Many home buyers these days will probably get hit with the harsh reality of high prices and limited choices. There is some hope on the horizon. President Joe Biden and his administration plan on implementing certain policies and plans. They will regulate the housing market and mitigate social inequalities.
Biden’s new presidency will most likely result in stricter real estate regulation. He also promises an investment of $640 billion over the next ten years into the industry. Their goal of this investment would be more affordable, safe, accessible, and healthy housing. Biden has also promised a new tax credit for new home buyers above $15,000, changing restrictive zoning laws to build development. He’s also reintroducing sharper regulatory aspects to agencies, capping payments for some renters, and building affordable housing units. There have also been talks of keeping Government-Sponsored Enterprises (GSEs) such as Fannie and Freddie under conservatorship.
With all of these new plans and promises, many believe that interest rates will continue to be at a low for the next few years while volumes will remain high. The economy is not in a stable enough state for rates to increase because of COVID-19. These promises will most likely go through as the Democrats have retaken the Senate. If the Republicans had kept ahold of the Senate, Biden’s proposed changes probably wouldn’t have gone through.
Plans to use Fannie and Freddie will decrease the wealth gap, support affordable housing, and cap payments on rentals are in the works. These policy changes and his injection will provide assistance for people to buy housing. Biden and his administration will assist through tools like a refundable and advanceable tax credit and rental assistance. These plans aim to target first-time home buyers as well as Hispanic and Black home buyers. There are potential problems with these proposed plans. For example, low inventory in regards to housing.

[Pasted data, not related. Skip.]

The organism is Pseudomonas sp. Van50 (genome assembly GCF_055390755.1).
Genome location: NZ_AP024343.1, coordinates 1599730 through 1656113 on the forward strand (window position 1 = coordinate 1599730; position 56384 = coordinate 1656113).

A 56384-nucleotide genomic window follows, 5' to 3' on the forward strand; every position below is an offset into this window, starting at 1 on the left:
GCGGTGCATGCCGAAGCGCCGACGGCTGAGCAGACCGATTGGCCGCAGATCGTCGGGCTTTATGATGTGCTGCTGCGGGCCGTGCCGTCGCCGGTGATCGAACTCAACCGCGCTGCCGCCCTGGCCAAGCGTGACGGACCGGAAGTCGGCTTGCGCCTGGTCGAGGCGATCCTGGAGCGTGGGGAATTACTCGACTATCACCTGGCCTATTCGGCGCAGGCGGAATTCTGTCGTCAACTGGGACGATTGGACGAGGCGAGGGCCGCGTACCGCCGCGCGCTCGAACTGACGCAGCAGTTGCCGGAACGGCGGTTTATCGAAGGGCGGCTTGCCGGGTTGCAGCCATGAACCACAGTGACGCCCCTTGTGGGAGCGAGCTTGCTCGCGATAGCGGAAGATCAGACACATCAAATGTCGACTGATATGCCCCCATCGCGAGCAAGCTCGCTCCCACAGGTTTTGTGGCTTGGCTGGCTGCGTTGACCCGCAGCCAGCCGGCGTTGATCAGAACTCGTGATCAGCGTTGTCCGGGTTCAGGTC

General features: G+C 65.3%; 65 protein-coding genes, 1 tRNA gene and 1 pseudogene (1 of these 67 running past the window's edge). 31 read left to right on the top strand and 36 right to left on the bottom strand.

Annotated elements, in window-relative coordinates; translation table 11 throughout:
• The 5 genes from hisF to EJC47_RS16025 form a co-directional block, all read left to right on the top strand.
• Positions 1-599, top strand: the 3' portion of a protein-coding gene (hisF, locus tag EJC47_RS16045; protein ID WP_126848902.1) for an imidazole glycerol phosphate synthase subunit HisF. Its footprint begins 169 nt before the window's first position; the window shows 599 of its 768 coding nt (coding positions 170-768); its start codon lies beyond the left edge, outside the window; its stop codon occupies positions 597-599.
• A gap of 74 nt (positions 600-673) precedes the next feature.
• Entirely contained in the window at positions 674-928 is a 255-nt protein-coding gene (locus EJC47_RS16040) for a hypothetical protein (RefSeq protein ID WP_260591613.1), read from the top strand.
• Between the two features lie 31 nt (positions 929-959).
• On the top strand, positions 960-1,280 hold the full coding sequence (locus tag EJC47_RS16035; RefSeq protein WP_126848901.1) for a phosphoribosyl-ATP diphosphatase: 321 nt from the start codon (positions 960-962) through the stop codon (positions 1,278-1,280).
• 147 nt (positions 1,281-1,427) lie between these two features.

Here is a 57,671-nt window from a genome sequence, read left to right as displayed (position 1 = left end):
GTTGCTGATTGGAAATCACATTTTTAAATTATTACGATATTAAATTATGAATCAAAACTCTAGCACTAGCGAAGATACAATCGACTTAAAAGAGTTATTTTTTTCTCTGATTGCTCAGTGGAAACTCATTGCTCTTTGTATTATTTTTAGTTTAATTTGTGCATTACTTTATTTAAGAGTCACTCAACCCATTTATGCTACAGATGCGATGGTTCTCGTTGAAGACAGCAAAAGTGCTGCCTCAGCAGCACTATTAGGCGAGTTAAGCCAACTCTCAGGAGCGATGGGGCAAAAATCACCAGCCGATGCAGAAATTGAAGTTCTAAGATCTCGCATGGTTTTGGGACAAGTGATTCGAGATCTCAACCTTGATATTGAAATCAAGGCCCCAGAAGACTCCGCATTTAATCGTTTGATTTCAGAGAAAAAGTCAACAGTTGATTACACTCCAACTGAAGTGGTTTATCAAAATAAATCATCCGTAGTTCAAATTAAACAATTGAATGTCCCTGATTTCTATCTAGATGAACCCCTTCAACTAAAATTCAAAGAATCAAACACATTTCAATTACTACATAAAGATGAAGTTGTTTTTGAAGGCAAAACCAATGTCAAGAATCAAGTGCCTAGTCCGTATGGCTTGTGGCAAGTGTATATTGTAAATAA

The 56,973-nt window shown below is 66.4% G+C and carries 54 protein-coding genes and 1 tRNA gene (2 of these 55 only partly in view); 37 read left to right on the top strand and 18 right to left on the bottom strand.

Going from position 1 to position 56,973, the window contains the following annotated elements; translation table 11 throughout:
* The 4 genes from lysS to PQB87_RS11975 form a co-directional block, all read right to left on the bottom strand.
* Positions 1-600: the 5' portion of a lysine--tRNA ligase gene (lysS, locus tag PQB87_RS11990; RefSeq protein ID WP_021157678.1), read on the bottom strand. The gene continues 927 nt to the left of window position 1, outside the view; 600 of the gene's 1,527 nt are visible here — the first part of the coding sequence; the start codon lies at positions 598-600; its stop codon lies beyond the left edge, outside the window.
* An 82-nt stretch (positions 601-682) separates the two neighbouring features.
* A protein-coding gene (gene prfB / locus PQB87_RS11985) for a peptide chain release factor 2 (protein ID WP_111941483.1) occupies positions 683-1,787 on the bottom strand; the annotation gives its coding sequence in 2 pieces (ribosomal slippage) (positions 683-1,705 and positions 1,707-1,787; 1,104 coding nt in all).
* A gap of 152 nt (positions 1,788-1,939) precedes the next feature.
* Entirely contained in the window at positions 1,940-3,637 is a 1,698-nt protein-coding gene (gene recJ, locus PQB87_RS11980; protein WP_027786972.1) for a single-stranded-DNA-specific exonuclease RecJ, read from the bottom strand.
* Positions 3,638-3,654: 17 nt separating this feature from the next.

This past December, the number of homes on the market decreased 40% compared to December of 2019. Homes also sold two weeks faster. Trump’s trade wars resulted in home prices have been rising and resources such as lumber and metal have climbed to new highs. The lack of immigration caused a shortage in labor. The shortage of workers might turn around with Biden’s administration. However, the tax credit he is proposing might not make it through Congress, even with Democrats in the majority in the Senate.
Biden also plans on naming a new head of the Federal Housing Finance Agency (FHFA). This would better hold Fannie and Freddie responsible for putting through affordable housing goals. They won’t be free from conservatorship for the next few years as the proceeds that will probably go towards affordable housing will come from feeds on government-backed loans. There will be more regulations under Biden’s administration, which will increase the cost of credit and make it less available. Biden also is planning on increase the lending that the FHFA provides and reducing monthly insurance premiums. This will also hopefully help decrease the inequalities in race, economic, and education that we see today. They are also trying to pressure banks back into FHA lending which could help to increase the availability of affordable mortgages.
Along the lines of policy change, Biden plans on strengthening the Community Reinvestment Act which holds banks to the obligation of reinvesting funds from communities they take deposits from. Banks are held to this Act. Biden plans on making it apply to nonbank lenders as well in order to better help low-income areas. Increasing loans to low-income home buyers and building more affordable housing will create more high-density multifamily buildings. However, this could have a negative effect on the environment–another key aspect of Biden’s campaign.
Lastly, mortgage rates are increasing. Previously, low rates gave home buyers more buying power and let them be more competitive in the market. The only reason rates were low is because the Federal Reserve was buying mortgage-backed bonds as a result of the pandemic. They wanted to help stimulate home-buying by letting people refinance their mortgages at low rates which would stimulate the economy. The rise in rates will increase slowly and a stronger economy will help to offset the rise in rates.
If Biden’s proposed tax credit is implemented, it would create a permanent, refundable tax credit for first-time buyers. This means that they would get the tax credit immediately when they purchase their home instead of waiting until they file a tax reform. Biden and his team see this as a type of “down-payment” assistance. However, this could possibly cause more harm because demand would rise in a market where there is already a shortage. As a result, people are going to be paying more to purchase a home.